Friday, November 21, 2014

Previewing Eat: The Story of Food

Food: some think about it too much while others it is nothing more than fuel, something to power us through the day. But no matter who you are, you eat it and need it to survive. For me, I am more on the latter side of the equation and really have no interest in all the television shows on the subject. I never understood what the enjoyment of a cooking show is if you cannot eat the finished product at the end of the episode and watching other people "judge" the food even more cruel.

While watching other people cook food may not pique my interested, I am a bit fascinated by the science and history behind food. The National Geographic Channel is looking into those this weekend with their six part seriesEat: The Story of Food starting tonight at 9:00. The series conducted interviews with nearly seventy chefs, authors, food experts, and food scientists including Padma Lakshmi, Rachael Ray, and Anna Boiardi (her family's famous product is spelled more phonetically).

The first episode deals with the "Food Revolutionaries" from Julia Child to Christopher Columbus, yes the guy credited with discovering America. What is sometime forgotten is the very reason he sailed the ocean blue was to find an easier way to transport spices from India but ended up discovering a new spice in the new world: the chili pepper. Food historians also credit food with the creation of capitalism, New Amsterdam becoming New York, and World War II inadvertently launching Chef Boyardee into grocery shelves everywhere.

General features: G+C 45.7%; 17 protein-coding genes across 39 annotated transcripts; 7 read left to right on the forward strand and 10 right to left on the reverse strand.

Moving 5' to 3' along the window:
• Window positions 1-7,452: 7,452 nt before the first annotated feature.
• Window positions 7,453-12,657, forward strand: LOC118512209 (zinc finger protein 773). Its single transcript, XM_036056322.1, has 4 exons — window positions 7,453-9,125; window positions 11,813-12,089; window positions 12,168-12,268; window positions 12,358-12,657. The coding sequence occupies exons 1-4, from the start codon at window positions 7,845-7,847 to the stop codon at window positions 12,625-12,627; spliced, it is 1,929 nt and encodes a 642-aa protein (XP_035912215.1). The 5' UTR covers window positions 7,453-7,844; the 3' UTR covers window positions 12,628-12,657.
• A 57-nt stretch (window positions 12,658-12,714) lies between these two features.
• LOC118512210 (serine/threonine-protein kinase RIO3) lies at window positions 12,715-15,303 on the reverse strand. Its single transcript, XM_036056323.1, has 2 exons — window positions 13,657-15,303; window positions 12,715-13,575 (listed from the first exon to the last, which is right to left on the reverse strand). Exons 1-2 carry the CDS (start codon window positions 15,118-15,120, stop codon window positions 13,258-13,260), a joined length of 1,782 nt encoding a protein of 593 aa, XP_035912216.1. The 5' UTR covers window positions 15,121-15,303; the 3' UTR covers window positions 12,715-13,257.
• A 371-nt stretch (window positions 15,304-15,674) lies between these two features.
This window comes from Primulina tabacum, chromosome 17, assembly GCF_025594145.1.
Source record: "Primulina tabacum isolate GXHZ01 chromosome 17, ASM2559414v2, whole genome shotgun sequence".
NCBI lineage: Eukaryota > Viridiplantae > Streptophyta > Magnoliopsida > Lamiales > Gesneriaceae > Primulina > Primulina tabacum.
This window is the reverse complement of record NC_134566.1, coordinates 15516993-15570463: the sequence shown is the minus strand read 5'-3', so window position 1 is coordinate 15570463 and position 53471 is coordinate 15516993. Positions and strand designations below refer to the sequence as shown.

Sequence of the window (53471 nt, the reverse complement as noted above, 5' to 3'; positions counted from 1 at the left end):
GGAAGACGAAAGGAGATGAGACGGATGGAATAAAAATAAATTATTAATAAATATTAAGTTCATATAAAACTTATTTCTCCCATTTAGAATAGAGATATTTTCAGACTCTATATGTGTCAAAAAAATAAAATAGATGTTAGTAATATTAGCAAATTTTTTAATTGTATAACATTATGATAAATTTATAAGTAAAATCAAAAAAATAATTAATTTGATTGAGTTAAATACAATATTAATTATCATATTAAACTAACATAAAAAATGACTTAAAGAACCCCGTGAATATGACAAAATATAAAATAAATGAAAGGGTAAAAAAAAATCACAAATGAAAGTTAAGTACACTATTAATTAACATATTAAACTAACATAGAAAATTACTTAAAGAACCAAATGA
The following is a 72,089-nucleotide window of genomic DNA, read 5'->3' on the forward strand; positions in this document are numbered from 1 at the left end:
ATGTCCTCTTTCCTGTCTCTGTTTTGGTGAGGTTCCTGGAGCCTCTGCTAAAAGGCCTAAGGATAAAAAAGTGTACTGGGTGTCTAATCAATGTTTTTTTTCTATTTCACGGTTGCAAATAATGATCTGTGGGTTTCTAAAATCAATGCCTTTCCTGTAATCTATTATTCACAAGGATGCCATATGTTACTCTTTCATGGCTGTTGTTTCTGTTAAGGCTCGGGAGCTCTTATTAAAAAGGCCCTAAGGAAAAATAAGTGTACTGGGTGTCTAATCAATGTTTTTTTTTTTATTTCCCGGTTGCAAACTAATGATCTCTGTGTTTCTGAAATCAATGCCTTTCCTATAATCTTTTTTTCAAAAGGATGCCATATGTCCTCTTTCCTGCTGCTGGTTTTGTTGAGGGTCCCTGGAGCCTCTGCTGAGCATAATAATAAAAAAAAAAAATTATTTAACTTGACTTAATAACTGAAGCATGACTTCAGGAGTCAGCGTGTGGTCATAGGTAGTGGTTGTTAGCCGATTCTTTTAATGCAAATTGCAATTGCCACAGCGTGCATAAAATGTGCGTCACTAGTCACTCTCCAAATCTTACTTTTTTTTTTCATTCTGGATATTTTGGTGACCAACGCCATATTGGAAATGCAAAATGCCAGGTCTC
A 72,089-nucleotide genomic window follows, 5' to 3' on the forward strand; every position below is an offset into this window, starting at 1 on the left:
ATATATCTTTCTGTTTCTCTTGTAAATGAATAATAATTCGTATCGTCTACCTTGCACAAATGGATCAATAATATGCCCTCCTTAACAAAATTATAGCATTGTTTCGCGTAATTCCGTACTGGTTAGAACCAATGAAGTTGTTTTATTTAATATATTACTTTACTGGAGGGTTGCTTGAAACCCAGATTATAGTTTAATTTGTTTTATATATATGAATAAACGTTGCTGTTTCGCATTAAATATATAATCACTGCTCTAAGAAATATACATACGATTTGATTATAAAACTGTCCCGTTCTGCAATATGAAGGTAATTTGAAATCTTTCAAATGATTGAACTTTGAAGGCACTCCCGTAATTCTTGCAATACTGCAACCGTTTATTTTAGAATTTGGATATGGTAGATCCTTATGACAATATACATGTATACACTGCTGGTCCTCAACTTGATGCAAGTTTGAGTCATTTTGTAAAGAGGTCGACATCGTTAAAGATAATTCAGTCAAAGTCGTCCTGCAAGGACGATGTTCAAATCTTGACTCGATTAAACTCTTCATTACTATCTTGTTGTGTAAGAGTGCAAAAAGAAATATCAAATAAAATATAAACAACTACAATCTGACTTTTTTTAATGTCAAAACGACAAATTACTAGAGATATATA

The second episode will hit close to every grillers heart (and will want to be avoided by vegetarians), "Carnivores." The hour looks into why we eat the meats we do and why we avoid some others most Americans would find disgusting unless maybe they were avid watchers of Fear Factor. The hour also delves into some "meats" me may be better off not knowing about like the hot dog and chick nugget.

Other episodes include "Sugar Rushes" looking at the history of one of our dietary obsession dating back 10,000 when the sugarcane was first farmed. "Sea Changes" looks at the food we fish out of the oceans. "Guilty Pleasures" at processed food and why we just cannot eat one Pringle at a time. The series closes out with "Staffs of Life" looking at the rise of grains that helped up ditch the hunter / gatherer era to a more stationary age.

Eat: The Story of Food airs Friday, Saturday, and Sunday at 9:00 on the National Geographic Channel. If that is not enough food on television for you, the National Geographic Channel is premiering two new series this Monday, Eric Greenspan Is Hungry at 10:00 followed by Chug at 10:30.